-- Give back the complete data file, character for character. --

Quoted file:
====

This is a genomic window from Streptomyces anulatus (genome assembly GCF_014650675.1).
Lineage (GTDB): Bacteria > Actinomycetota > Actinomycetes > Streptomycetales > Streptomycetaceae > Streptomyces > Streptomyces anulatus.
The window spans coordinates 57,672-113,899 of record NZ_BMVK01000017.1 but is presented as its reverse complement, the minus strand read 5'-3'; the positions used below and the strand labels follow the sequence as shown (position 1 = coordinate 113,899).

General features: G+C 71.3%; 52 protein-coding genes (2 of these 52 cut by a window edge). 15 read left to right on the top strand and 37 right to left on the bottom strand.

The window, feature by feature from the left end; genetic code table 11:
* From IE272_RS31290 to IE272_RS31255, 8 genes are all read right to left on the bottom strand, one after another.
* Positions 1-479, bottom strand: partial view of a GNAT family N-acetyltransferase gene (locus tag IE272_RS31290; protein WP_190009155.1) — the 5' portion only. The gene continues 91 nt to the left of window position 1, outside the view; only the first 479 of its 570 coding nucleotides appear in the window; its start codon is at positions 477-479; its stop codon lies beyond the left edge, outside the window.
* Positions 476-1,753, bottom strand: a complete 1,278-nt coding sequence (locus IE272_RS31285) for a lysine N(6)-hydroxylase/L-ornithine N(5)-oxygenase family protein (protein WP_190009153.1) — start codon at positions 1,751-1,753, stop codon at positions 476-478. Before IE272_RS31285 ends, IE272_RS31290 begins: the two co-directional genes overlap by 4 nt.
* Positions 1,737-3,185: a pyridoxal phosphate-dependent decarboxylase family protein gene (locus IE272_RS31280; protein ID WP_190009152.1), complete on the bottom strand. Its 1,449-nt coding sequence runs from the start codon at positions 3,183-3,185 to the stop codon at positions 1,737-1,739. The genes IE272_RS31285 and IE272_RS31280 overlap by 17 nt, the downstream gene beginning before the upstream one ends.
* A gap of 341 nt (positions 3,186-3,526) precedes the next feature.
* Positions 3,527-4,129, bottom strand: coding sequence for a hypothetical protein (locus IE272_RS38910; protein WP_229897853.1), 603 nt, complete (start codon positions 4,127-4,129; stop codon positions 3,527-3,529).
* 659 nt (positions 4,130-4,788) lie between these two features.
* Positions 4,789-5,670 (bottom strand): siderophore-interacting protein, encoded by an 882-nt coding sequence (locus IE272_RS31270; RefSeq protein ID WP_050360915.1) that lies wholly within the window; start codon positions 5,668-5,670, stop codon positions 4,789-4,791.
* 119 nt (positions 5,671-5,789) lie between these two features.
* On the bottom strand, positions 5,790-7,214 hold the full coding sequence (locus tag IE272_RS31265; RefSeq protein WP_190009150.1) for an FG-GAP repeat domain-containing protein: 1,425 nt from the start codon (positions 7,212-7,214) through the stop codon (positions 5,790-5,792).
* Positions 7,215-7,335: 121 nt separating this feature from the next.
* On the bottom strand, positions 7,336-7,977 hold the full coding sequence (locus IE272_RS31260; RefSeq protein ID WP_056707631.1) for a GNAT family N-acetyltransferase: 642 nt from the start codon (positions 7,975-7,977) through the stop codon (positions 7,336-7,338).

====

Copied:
This is a genomic window from Streptomyces anulatus (genome assembly GCF_014650675.1).
Lineage (GTDB): Bacteria > Actinomycetota > Actinomycetes > Streptomycetales > Streptomycetaceae > Streptomyces > Streptomyces anulatus.
The window spans coordinates 57,672-113,899 of record NZ_BMVK01000017.1 but is presented as its reverse complement, the minus strand read 5'-3'; the positions used below and the strand labels follow the sequence as shown (position 1 = coordinate 113,899).

General features: G+C 71.3%; 52 protein-coding genes (2 of these 52 cut by a window edge). 15 read left to right on the top strand and 37 right to left on the bottom strand.

The window, feature by feature from the left end; genetic code table 11:
* From IE272_RS31290 to IE272_RS31255, 8 genes are all read right to left on the bottom strand, one after another.
* Positions 1-479, bottom strand: partial view of a GNAT family N-acetyltransferase gene (locus tag IE272_RS31290; protein WP_190009155.1) — the 5' portion only. The gene continues 91 nt to the left of window position 1, outside the view; only the first 479 of its 570 coding nucleotides appear in the window; its start codon is at positions 477-479; its stop codon lies beyond the left edge, outside the window.
* Positions 476-1,753, bottom strand: a complete 1,278-nt coding sequence (locus IE272_RS31285) for a lysine N(6)-hydroxylase/L-ornithine N(5)-oxygenase family protein (protein WP_190009153.1) — start codon at positions 1,751-1,753, stop codon at positions 476-478. Before IE272_RS31285 ends, IE272_RS31290 begins: the two co-directional genes overlap by 4 nt.
* Positions 1,737-3,185: a pyridoxal phosphate-dependent decarboxylase family protein gene (locus IE272_RS31280; protein ID WP_190009152.1), complete on the bottom strand. Its 1,449-nt coding sequence runs from the start codon at positions 3,183-3,185 to the stop codon at positions 1,737-1,739. The genes IE272_RS31285 and IE272_RS31280 overlap by 17 nt, the downstream gene beginning before the upstream one ends.
* A gap of 341 nt (positions 3,186-3,526) precedes the next feature.
* Positions 3,527-4,129, bottom strand: coding sequence for a hypothetical protein (locus IE272_RS38910; protein WP_229897853.1), 603 nt, complete (start codon positions 4,127-4,129; stop codon positions 3,527-3,529).
* 659 nt (positions 4,130-4,788) lie between these two features.
* Positions 4,789-5,670 (bottom strand): siderophore-interacting protein, encoded by an 882-nt coding sequence (locus IE272_RS31270; RefSeq protein ID WP_050360915.1) that lies wholly within the window; start codon positions 5,668-5,670, stop codon positions 4,789-4,791.
* 119 nt (positions 5,671-5,789) lie between these two features.
* On the bottom strand, positions 5,790-7,214 hold the full coding sequence (locus tag IE272_RS31265; RefSeq protein WP_190009150.1) for an FG-GAP repeat domain-containing protein: 1,425 nt from the start codon (positions 7,212-7,214) through the stop codon (positions 5,790-5,792).
* Positions 7,215-7,335: 121 nt separating this feature from the next.
* On the bottom strand, positions 7,336-7,977 hold the full coding sequence (locus IE272_RS31260; RefSeq protein ID WP_056707631.1) for a GNAT family N-acetyltransferase: 642 nt from the start codon (positions 7,975-7,977) through the stop codon (positions 7,336-7,338).